In 2003, my girlfriend (now wife) came from Houston to join me in Missouri; she and I then moved to Kansas City, and I began commuting to Warrensburg. We made this move because she was looking for work, and because, like most of the poets I know, I preferred to live in a city than in a small, isolated town. But I continued to teach in Warrensburg for eleven more years, which made it impossible to ignore that America was at war. Students continued to ship out, bombers continued to fly overhead. Though 9/11 had been an attack on the most elite economic and cultural core of metropolitan America, the subsequent wars in Iraq and Afghanistan were fought disproportionately by working class and rural Americans.
If one were to look at a random sampling of the last twenty years of America’s poetry books and literary journals, one would be hard-pressed to notice that we were a country at war. Sure, there are exceptions; poets such as Jehanne Dubrow, Shara Lessley, Philip Metres, Solmaz Sharif, Nomi Stone, Brian Turner, and my then-colleague at CMSU Kevin Prufer, among others, have written in various and compelling ways about America’s military involvements during the period.
Nonetheless, it is true, I believe, that the American poetry of literary publishing and academia has been noticeably disconnected from these wars—one of them the longest war in American history. This is because our military no longer has a draft, and because American poetry remains largely an elite enterprise—incubated disproportionately in exclusive institutions of learning, and concerned primarily with the cultural and political affairs of America’s cities, which have over the past twenty years drawn America’s various elites toward their now-impossibly-priced centers. Though American poetry has significantly diversified in terms of representation—which has been excellent for the art—it has also, I think, consolidated its focus on the concerns of metropolitan America. Those concerns are absolutely worth writing about. But rarely do I see represented in poetry—or even just in the cultural awareness of the world of American poetry—stories like those of my students in Missouri, such as the young man who lost an eye in Navy SEAL training, the nurse who was stationed in Abu Ghraib, the Latino airman who read Charles Simic on his breaks from repairing stealth bombers, the young woman training to be a JAG lawyer to fight for LGBTQ rights in the military, or the student whose father flew drones all day in Afghanistan from a command center in Warrensburg. These were some of the most fascinating and compelling people I’ve met. When I would travel to New York or San Francisco for readings, poets would smile condescendingly after I mentioned that I taught in Missouri and say something like, “Wow, I’m sorry.”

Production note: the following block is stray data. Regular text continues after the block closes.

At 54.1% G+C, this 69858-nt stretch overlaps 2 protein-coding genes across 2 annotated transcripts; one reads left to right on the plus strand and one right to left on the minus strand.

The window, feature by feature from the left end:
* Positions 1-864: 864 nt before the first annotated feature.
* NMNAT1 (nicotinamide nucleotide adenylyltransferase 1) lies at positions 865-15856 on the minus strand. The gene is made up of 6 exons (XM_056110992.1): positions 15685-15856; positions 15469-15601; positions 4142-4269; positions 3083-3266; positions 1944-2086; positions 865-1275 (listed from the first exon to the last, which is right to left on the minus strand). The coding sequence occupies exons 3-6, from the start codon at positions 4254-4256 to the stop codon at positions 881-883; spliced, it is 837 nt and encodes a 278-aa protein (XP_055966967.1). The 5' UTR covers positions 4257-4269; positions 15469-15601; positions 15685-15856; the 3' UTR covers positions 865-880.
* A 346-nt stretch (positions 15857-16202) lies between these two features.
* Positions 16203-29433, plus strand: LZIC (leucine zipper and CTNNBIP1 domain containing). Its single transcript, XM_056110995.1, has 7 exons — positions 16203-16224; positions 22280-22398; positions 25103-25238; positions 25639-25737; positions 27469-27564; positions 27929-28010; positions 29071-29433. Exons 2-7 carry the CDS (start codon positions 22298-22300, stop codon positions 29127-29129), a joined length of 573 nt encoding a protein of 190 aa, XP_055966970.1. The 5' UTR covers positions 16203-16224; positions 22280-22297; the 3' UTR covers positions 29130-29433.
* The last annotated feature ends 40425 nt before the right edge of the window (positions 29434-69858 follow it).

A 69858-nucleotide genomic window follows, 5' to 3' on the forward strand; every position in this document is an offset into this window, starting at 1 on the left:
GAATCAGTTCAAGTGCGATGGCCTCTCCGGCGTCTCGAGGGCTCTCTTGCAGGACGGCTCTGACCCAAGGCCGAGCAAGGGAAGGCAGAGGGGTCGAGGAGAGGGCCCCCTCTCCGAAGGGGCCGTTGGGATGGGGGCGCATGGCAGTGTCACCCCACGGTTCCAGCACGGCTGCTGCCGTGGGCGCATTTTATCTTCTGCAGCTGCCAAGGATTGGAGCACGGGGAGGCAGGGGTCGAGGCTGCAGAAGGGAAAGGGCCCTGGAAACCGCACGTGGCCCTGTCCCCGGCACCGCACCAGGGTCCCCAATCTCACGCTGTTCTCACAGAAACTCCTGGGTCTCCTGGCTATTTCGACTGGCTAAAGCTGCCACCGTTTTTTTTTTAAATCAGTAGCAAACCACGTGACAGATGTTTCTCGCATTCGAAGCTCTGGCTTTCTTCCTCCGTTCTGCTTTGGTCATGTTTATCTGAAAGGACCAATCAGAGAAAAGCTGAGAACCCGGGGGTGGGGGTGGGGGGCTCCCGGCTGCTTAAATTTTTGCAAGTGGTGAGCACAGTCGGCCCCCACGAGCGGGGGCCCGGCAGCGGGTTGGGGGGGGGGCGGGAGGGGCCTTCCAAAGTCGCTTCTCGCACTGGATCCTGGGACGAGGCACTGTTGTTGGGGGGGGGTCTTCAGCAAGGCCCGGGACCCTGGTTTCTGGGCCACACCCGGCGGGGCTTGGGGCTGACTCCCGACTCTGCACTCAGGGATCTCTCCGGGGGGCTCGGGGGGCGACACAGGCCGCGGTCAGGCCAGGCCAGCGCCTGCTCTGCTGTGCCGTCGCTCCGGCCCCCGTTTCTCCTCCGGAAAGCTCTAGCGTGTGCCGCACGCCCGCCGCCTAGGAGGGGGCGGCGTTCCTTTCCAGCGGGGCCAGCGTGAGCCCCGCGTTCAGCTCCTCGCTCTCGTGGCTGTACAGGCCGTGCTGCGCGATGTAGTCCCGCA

I am certainly complicit in this sort of urban provincialism. I chose to move to Kansas City after just one year living in Warrensburg, and I now live in “cool,” overpriced Denver. If I hadn’t stumbled into a teaching job in rural Missouri after finishing my MFA, nothing in my background indicates that I would have arrived at any of the thoughts I’m presenting here. As we worry—and rightfully so—about how well American poetry is able to represent the full range of American experiences, it seems clear to me that our poetry has, for reasons of class, politics, and cultural locality, been disproportionately blind to the experiences of war felt by nearly two million Americans and their families. Indeed, our poetry culture has been more likely to address overseas victims of the hubris of our political class than those at home. When Ilya Kaminsky says we “lived happily during the war,” that “we” is certainly not all Americans (which, to be clear, is part of Kaminsky’s point).
Whether we like it or not—and no matter how we feel personally or politically about the wars in Iraq and Afghanistan (or, more broadly, about American Empire)—history will place us all inside the collective “we” of the longest war generation in American history, which is exactly the sort of thing our poetry has been ill-equipped to address.
1 CMSU changed its name to the University of Central Missouri in 2008.
2 Note that “airmen” is, from the Air Force’s perspective, the proper term regardless of gender.
3 Kevin Prufer’s The New Young American Poets (2000), Gerald Costanzo’s American Poetry: The Next Generation (2000), Reginald Shepherd’s The Iowa Anthology of New American Poetries (2004), Michael Dumanis and Cate Marvin’s Legitimate Dangers: American Poets of the New Century (2006), and David St. John and Cole Swensen’s American Hybrid: A Norton Anthology of New Poetry (2009).